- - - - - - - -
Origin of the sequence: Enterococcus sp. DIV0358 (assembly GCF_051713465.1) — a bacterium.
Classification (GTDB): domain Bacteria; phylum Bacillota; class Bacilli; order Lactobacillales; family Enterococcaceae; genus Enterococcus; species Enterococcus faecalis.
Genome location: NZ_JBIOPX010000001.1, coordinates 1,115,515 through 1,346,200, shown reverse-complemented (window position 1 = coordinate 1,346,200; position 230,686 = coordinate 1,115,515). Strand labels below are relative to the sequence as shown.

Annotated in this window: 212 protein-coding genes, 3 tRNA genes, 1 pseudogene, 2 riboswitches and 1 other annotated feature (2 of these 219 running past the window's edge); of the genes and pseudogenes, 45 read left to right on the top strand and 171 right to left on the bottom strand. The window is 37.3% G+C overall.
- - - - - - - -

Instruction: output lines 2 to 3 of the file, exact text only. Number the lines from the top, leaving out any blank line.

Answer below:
Classification (GTDB): domain Bacteria; phylum Bacillota; class Bacilli; order Lactobacillales; family Enterococcaceae; genus Enterococcus; species Enterococcus faecalis.
Genome location: NZ_JBIOPX010000001.1, coordinates 1,115,515 through 1,346,200, shown reverse-complemented (window position 1 = coordinate 1,346,200; position 230,686 = coordinate 1,115,515). Strand labels below are relative to the sequence as shown.